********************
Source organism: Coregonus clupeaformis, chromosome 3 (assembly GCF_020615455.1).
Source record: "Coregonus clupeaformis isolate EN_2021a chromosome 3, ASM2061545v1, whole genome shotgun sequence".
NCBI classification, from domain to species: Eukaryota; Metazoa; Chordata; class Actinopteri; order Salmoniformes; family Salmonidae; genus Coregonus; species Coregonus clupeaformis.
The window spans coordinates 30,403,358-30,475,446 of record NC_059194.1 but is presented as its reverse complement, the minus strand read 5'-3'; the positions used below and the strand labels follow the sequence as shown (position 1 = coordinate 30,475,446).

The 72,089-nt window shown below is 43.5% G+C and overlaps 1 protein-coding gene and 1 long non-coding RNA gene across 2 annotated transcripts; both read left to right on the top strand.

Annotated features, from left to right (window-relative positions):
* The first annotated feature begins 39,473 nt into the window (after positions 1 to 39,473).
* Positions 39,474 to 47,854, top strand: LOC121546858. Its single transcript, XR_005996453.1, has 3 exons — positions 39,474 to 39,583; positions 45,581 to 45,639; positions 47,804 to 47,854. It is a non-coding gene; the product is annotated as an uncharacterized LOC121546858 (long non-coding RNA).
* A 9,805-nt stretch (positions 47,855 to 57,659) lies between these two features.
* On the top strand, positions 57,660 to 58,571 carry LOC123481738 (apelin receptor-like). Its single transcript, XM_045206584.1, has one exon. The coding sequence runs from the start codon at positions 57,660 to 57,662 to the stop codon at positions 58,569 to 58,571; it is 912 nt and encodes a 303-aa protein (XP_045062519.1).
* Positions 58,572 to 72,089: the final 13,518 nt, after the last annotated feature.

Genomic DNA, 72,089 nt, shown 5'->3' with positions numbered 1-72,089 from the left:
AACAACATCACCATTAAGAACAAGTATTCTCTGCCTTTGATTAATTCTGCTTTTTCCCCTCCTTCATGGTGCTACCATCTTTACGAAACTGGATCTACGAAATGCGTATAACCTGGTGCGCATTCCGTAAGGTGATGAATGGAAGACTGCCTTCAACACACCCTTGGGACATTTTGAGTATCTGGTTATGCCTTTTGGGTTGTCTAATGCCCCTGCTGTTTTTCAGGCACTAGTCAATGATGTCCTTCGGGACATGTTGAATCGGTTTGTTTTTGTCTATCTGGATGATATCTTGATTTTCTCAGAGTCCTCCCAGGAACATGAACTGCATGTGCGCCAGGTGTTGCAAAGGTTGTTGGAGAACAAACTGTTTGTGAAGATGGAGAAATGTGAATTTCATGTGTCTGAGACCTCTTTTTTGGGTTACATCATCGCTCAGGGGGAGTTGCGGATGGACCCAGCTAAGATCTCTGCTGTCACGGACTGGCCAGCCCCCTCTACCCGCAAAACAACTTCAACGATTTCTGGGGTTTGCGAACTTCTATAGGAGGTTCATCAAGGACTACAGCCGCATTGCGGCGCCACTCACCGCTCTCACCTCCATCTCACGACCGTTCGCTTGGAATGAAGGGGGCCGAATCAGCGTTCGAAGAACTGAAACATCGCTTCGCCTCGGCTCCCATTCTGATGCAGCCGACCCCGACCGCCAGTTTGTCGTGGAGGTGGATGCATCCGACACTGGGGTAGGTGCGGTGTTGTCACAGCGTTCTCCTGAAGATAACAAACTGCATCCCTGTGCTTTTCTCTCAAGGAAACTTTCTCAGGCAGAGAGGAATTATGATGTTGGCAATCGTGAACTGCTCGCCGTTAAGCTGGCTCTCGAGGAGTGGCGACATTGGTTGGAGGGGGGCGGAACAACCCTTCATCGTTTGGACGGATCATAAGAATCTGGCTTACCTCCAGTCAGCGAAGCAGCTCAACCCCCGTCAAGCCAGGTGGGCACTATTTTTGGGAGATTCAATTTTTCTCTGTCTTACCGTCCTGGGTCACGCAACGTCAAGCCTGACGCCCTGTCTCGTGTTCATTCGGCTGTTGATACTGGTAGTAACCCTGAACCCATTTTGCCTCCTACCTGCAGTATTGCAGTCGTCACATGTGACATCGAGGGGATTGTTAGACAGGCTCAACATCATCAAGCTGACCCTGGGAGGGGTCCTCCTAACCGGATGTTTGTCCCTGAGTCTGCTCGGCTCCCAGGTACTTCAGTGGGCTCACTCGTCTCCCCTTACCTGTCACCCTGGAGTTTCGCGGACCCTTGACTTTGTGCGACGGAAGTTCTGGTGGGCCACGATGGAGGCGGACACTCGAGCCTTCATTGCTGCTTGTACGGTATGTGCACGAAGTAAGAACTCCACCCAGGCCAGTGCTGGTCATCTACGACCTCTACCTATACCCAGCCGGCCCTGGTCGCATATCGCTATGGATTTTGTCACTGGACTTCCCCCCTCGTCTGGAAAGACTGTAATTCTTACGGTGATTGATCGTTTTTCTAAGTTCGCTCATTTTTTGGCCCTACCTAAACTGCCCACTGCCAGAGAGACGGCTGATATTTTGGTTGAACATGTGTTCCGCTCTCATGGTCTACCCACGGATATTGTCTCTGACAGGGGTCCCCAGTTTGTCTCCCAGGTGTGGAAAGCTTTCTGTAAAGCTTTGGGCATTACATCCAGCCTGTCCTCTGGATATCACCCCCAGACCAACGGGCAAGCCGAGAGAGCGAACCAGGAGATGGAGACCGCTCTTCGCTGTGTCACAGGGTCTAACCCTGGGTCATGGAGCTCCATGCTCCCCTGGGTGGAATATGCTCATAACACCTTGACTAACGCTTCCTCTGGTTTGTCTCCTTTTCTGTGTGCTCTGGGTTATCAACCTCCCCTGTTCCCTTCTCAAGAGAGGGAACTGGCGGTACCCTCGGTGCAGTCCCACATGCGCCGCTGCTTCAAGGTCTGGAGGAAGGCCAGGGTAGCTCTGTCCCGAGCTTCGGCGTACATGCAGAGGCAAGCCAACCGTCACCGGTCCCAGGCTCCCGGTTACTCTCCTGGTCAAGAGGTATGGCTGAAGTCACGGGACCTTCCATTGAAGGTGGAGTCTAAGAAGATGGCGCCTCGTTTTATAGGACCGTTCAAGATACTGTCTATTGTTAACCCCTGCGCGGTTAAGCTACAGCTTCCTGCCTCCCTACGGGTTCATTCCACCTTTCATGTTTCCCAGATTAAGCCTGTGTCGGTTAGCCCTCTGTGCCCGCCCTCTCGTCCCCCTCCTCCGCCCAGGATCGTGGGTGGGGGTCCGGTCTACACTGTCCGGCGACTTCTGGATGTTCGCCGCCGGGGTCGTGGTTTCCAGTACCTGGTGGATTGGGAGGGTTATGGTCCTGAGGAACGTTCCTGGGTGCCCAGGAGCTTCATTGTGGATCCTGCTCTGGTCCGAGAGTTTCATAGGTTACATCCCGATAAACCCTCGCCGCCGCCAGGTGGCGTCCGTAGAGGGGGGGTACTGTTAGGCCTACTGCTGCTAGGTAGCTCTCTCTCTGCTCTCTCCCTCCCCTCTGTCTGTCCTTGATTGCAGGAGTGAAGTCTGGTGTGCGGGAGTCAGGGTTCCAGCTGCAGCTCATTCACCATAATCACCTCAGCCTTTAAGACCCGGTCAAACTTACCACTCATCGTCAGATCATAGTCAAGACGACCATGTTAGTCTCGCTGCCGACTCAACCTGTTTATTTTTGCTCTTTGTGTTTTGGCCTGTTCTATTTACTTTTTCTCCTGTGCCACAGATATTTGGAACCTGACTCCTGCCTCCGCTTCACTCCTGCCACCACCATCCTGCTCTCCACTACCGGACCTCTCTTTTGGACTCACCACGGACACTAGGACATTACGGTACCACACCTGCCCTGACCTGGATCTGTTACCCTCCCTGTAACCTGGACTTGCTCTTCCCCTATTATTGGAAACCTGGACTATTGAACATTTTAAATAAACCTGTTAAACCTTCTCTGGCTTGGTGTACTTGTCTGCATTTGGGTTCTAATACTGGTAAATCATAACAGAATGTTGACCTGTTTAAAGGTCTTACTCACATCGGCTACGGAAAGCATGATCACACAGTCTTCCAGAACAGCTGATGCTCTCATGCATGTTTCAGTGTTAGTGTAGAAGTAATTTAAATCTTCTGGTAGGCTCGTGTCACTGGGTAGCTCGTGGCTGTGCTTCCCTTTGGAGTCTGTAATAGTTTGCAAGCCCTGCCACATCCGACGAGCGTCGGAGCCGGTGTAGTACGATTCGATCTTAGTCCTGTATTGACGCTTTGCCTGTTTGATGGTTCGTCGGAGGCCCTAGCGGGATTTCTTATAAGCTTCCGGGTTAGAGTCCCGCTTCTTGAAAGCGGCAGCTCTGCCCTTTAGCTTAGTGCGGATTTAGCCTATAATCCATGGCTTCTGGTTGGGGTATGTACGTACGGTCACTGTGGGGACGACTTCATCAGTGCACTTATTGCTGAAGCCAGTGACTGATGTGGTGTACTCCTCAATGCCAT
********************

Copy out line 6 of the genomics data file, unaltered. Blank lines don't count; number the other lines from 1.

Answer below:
Annotated features, from left to right (window-relative positions):